Five years ago, in United States v. Torres, 74 M.J. 154 (C.A.A.F. May 12, 2015) (CAAFlog case page), CAAF grappled with the defense of automatism, which it defined as:
“[a]ction or conduct occurring without will, purpose, or reasoned intention,” “behavior carried out in a state of unconsciousness or mental dissociation without full awareness,” and “[t]he physical and mental state of a person who, though capable of action, is not conscious of his or her actions.” Black’s Law Dictionary 160 (10th ed. 2014). “Automatism” is sometimes referred to as an “‘unconsciousness defense.'” United States v. Axelson, 65 M.J. 501, 515 (A. Ct. Crim. App. 2007) (quoting Eunice A. Eichelberger, Annotation, Automatism or Unconsciousness as Defense to Criminal Charge, 27 A.L.R.4th 1067, § 2 (1984)).
74 M.J. at 156 n.3. Distinguishing that defense from a defense of lack of mental responsibility (where the accused has the burden to prove that he was suffering from a metal disease or defect), CAAF found error in a military judge’s failure to give a tailored automatism instruction to the members that would have forced the prosecution to disprove the defense (and thereby prove that the appellant’s conduct was voluntary). The court also adopted the acus reus approach to automatism, holding that in future cases “where the issue of automatism has been reasonably raised by the evidence, a military judge should instruct the panel that automatism may serve to negate the actus reus of a criminal offense.” 74 M.J. 158.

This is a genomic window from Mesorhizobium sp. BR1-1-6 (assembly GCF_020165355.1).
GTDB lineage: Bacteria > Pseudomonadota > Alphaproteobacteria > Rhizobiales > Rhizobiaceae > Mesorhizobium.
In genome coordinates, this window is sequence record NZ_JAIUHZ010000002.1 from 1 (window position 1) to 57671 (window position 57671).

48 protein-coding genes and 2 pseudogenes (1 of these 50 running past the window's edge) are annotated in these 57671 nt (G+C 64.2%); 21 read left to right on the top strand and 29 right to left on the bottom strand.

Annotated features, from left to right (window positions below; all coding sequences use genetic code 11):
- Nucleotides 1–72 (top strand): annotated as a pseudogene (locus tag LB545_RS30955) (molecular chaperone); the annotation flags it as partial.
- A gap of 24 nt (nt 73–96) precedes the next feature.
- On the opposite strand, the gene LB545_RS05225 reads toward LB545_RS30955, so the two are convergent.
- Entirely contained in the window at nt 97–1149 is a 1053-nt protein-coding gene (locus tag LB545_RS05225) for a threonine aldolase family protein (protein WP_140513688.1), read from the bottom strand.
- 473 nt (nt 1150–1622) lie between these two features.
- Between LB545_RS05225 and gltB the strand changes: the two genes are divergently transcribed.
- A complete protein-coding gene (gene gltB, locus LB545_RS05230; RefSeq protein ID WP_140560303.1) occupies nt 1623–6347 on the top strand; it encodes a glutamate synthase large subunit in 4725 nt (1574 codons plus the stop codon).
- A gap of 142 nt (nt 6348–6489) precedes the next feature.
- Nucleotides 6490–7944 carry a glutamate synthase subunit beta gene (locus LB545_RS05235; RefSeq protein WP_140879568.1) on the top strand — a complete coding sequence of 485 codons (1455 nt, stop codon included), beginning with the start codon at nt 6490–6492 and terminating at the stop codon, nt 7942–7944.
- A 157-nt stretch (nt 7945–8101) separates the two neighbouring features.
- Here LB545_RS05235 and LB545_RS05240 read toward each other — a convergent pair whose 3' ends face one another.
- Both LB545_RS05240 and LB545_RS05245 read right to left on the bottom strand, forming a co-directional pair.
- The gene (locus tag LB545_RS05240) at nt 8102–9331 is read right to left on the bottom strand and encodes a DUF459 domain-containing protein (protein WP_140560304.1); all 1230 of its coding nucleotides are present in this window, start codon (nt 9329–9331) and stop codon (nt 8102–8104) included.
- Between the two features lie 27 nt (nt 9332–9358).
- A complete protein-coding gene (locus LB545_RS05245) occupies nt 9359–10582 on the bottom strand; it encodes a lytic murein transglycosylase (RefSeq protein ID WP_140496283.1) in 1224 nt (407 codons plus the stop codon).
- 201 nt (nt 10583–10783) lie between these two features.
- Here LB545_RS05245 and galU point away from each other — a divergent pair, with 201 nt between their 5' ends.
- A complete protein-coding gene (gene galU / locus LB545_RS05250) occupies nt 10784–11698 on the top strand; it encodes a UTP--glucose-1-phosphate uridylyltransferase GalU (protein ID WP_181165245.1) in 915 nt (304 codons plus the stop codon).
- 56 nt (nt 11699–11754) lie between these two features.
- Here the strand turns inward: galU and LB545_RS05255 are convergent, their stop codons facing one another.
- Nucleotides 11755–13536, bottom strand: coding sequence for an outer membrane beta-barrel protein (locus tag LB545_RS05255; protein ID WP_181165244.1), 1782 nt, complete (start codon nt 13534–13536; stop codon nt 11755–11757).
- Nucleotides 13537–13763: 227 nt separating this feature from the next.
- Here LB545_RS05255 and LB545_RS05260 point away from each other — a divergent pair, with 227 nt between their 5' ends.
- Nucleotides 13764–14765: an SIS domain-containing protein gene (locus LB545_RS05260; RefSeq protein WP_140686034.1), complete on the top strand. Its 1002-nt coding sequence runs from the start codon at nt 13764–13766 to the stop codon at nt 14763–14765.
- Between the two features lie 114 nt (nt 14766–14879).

An article published last year in the Military Law Review titled Automatism: A complete yet imperfect defense, by Marine Corps Captain Brendan J. McKenna, 227 Mil. L. Rev. 46 (2019) (available here), reviews CAAF’s decision in Torres and the results of a Marine court-martial in which the defense of automatism was employed (unsuccessfully) shortly after the Torres opinion was issued. The article also considers limits to the automatism defense, including the possibility that raising the defense might lead to an unprivileged R.C.M. 706 inquiry into the accused’s mental capacity or responsibility, and to a charge of fraudulent enlistment.